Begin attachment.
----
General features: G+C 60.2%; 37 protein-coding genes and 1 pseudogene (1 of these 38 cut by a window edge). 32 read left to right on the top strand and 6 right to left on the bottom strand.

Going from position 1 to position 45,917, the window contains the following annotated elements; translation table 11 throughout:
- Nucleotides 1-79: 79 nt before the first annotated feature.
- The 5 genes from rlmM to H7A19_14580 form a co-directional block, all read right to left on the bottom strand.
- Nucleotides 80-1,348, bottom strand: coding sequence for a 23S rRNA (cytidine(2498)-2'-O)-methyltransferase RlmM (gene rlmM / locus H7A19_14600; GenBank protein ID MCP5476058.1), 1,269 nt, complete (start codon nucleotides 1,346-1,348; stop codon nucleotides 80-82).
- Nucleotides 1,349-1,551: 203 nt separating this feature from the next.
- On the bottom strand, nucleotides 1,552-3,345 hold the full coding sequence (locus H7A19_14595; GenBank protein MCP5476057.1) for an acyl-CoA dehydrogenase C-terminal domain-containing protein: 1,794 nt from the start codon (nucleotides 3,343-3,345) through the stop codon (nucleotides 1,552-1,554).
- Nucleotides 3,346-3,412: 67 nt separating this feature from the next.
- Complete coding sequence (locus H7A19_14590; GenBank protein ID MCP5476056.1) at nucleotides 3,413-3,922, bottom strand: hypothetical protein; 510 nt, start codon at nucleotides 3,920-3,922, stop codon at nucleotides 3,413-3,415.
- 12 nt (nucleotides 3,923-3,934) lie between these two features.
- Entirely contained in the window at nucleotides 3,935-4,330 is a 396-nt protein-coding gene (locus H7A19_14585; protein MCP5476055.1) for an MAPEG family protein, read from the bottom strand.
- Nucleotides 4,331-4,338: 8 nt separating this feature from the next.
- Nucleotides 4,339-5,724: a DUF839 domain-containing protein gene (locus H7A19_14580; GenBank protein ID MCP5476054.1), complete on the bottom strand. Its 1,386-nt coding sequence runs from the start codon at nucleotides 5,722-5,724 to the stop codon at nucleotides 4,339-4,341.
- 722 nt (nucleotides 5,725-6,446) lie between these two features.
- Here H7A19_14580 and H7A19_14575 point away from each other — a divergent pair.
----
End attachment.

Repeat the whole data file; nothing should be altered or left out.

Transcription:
General features: G+C 60.2%; 37 protein-coding genes and 1 pseudogene (1 of these 38 cut by a window edge). 32 read left to right on the top strand and 6 right to left on the bottom strand.

Going from position 1 to position 45,917, the window contains the following annotated elements; translation table 11 throughout:
- Nucleotides 1-79: 79 nt before the first annotated feature.
- The 5 genes from rlmM to H7A19_14580 form a co-directional block, all read right to left on the bottom strand.
- Nucleotides 80-1,348, bottom strand: coding sequence for a 23S rRNA (cytidine(2498)-2'-O)-methyltransferase RlmM (gene rlmM / locus H7A19_14600; GenBank protein ID MCP5476058.1), 1,269 nt, complete (start codon nucleotides 1,346-1,348; stop codon nucleotides 80-82).
- Nucleotides 1,349-1,551: 203 nt separating this feature from the next.
- On the bottom strand, nucleotides 1,552-3,345 hold the full coding sequence (locus H7A19_14595; GenBank protein MCP5476057.1) for an acyl-CoA dehydrogenase C-terminal domain-containing protein: 1,794 nt from the start codon (nucleotides 3,343-3,345) through the stop codon (nucleotides 1,552-1,554).
- Nucleotides 3,346-3,412: 67 nt separating this feature from the next.
- Complete coding sequence (locus H7A19_14590; GenBank protein ID MCP5476056.1) at nucleotides 3,413-3,922, bottom strand: hypothetical protein; 510 nt, start codon at nucleotides 3,920-3,922, stop codon at nucleotides 3,413-3,415.
- 12 nt (nucleotides 3,923-3,934) lie between these two features.
- Entirely contained in the window at nucleotides 3,935-4,330 is a 396-nt protein-coding gene (locus H7A19_14585; protein MCP5476055.1) for an MAPEG family protein, read from the bottom strand.
- Nucleotides 4,331-4,338: 8 nt separating this feature from the next.
- Nucleotides 4,339-5,724: a DUF839 domain-containing protein gene (locus H7A19_14580; GenBank protein ID MCP5476054.1), complete on the bottom strand. Its 1,386-nt coding sequence runs from the start codon at nucleotides 5,722-5,724 to the stop codon at nucleotides 4,339-4,341.
- 722 nt (nucleotides 5,725-6,446) lie between these two features.
- Here H7A19_14580 and H7A19_14575 point away from each other — a divergent pair.